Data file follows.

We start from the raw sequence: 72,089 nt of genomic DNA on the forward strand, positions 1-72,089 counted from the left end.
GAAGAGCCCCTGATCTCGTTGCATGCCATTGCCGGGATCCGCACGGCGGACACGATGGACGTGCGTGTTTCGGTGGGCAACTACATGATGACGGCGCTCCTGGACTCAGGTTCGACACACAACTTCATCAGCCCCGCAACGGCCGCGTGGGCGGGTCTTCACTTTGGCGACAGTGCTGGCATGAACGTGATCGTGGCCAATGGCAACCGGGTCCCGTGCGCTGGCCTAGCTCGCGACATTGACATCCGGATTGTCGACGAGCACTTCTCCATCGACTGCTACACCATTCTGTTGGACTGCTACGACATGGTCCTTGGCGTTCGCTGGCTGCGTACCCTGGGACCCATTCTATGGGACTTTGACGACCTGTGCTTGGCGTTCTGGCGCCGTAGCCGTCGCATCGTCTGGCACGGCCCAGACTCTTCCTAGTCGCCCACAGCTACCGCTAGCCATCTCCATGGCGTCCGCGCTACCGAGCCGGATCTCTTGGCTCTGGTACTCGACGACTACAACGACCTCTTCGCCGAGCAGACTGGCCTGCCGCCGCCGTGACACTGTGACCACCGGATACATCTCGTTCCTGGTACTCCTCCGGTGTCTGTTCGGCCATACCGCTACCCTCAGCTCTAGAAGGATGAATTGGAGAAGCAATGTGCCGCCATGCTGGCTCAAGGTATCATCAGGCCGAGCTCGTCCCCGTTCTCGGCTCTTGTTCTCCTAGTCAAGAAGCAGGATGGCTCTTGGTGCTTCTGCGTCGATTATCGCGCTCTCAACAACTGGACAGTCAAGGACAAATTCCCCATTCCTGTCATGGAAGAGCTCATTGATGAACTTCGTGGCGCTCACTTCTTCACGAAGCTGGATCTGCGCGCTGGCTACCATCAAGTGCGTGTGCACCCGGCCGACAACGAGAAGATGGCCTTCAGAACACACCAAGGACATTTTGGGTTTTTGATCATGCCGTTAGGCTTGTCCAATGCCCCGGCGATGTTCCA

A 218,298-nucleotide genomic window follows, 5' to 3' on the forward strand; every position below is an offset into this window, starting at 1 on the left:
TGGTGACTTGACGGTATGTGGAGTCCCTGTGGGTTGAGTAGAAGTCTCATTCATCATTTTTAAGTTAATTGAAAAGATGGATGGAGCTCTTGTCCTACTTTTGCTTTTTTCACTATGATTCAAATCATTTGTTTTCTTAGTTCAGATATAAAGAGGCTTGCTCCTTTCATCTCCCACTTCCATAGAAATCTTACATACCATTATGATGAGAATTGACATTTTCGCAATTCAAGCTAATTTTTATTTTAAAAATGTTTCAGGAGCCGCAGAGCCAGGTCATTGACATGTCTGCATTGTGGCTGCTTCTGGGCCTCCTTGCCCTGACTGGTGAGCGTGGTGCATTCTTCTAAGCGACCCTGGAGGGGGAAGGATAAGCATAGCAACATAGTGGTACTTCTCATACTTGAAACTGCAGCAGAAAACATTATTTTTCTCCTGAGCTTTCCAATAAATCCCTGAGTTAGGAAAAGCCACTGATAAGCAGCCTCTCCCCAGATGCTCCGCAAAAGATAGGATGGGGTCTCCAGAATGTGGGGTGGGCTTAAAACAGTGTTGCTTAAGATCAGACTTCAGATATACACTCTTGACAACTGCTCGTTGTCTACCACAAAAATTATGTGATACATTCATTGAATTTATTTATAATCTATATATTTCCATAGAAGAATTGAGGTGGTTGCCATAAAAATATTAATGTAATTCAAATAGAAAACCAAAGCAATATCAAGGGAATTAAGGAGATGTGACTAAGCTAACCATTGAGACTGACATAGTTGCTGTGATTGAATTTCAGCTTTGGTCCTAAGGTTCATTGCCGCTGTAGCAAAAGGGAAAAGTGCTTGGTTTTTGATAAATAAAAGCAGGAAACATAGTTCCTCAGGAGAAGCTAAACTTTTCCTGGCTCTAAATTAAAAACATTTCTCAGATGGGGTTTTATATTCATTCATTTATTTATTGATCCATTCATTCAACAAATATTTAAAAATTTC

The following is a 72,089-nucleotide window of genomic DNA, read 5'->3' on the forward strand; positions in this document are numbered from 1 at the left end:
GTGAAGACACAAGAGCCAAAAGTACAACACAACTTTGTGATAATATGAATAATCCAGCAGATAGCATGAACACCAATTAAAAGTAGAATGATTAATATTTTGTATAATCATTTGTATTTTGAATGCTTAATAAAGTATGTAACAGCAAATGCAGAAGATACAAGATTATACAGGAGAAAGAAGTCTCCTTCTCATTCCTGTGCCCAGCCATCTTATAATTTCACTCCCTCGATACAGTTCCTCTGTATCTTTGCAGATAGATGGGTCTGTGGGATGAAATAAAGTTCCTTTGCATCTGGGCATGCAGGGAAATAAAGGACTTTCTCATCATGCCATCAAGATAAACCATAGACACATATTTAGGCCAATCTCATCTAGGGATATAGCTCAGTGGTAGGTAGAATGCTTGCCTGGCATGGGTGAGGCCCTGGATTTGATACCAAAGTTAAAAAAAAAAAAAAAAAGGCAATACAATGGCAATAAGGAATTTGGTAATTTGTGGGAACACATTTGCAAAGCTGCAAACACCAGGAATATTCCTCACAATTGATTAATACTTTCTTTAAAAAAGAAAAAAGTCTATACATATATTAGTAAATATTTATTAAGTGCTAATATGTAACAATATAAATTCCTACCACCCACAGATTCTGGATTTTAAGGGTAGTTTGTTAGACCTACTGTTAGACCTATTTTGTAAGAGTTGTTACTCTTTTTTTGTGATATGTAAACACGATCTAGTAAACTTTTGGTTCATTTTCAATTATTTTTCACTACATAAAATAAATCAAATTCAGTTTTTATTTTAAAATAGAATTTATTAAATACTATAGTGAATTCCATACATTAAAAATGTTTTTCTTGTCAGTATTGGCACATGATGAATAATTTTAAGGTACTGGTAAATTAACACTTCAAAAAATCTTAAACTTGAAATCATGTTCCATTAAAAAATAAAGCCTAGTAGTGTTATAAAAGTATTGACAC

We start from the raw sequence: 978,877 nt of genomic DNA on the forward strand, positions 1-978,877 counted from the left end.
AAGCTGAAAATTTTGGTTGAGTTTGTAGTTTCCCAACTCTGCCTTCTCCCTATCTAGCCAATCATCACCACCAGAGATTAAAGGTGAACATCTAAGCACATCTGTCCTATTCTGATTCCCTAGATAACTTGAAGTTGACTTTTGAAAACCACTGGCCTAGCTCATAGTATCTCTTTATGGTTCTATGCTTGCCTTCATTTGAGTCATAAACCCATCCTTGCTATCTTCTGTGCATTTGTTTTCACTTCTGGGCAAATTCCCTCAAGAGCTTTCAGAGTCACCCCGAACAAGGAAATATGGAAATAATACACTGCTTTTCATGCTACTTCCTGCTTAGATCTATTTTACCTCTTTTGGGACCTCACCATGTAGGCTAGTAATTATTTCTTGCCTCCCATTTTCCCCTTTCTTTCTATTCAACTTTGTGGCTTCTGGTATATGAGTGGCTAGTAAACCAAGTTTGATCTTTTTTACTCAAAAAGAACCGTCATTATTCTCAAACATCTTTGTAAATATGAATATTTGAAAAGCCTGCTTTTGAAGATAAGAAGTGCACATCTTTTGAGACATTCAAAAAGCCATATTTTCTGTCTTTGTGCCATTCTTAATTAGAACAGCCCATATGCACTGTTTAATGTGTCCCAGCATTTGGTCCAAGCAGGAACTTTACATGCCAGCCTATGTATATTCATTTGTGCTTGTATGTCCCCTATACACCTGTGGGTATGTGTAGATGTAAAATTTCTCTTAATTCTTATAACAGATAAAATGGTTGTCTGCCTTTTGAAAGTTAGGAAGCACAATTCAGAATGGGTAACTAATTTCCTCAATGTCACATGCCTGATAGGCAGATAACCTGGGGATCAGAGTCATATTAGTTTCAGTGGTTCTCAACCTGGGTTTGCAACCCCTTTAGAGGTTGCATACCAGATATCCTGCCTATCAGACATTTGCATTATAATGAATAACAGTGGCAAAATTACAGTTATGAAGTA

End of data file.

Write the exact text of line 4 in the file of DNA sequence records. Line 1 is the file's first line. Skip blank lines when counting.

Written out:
TGGTGACTTGACGGTATGTGGAGTCCCTGTGGGTTGAGTAGAAGTCTCATTCATCATTTTTAAGTTAATTGAAAAGATGGATGGAGCTCTTGTCCTACTTTTGCTTTTTTCACTATGATTCAAATCATTTGTTTTCTTAGTTCAGATATAAAGAGGCTTGCTCCTTTCATCTCCCACTTCCATAGAAATCTTACATACCATTATGATGAGAATTGACATTTTCGCAATTCAAGCTAATTTTTATTTTAAAAATGTTTCAGGAGCCGCAGAGCCAGGTCATTGACATGTCTGCATTGTGGCTGCTTCTGGGCCTCCTTGCCCTGACTGGTGAGCGTGGTGCATTCTTCTAAGCGACCCTGGAGGGGGAAGGATAAGCATAGCAACATAGTGGTACTTCTCATACTTGAAACTGCAGCAGAAAACATTATTTTTCTCCTGAGCTTTCCAATAAATCCCTGAGTTAGGAAAAGCCACTGATAAGCAGCCTCTCCCCAGATGCTCCGCAAAAGATAGGATGGGGTCTCCAGAATGTGGGGTGGGCTTAAAACAGTGTTGCTTAAGATCAGACTTCAGATATACACTCTTGACAACTGCTCGTTGTCTACCACAAAAATTATGTGATACATTCATTGAATTTATTTATAATCTATATATTTCCATAGAAGAATTGAGGTGGTTGCCATAAAAATATTAATGTAATTCAAATAGAAAACCAAAGCAATATCAAGGGAATTAAGGAGATGTGACTAAGCTAACCATTGAGACTGACATAGTTGCTGTGATTGAATTTCAGCTTTGGTCCTAAGGTTCATTGCCGCTGTAGCAAAAGGGAAAAGTGCTTGGTTTTTGATAAATAAAAGCAGGAAACATAGTTCCTCAGGAGAAGCTAAACTTTTCCTGGCTCTAAATTAAAAACATTTCTCAGATGGGGTTTTATATTCATTCATTTATTTATTGATCCATTCATTCAACAAATATTTAAAAATTTC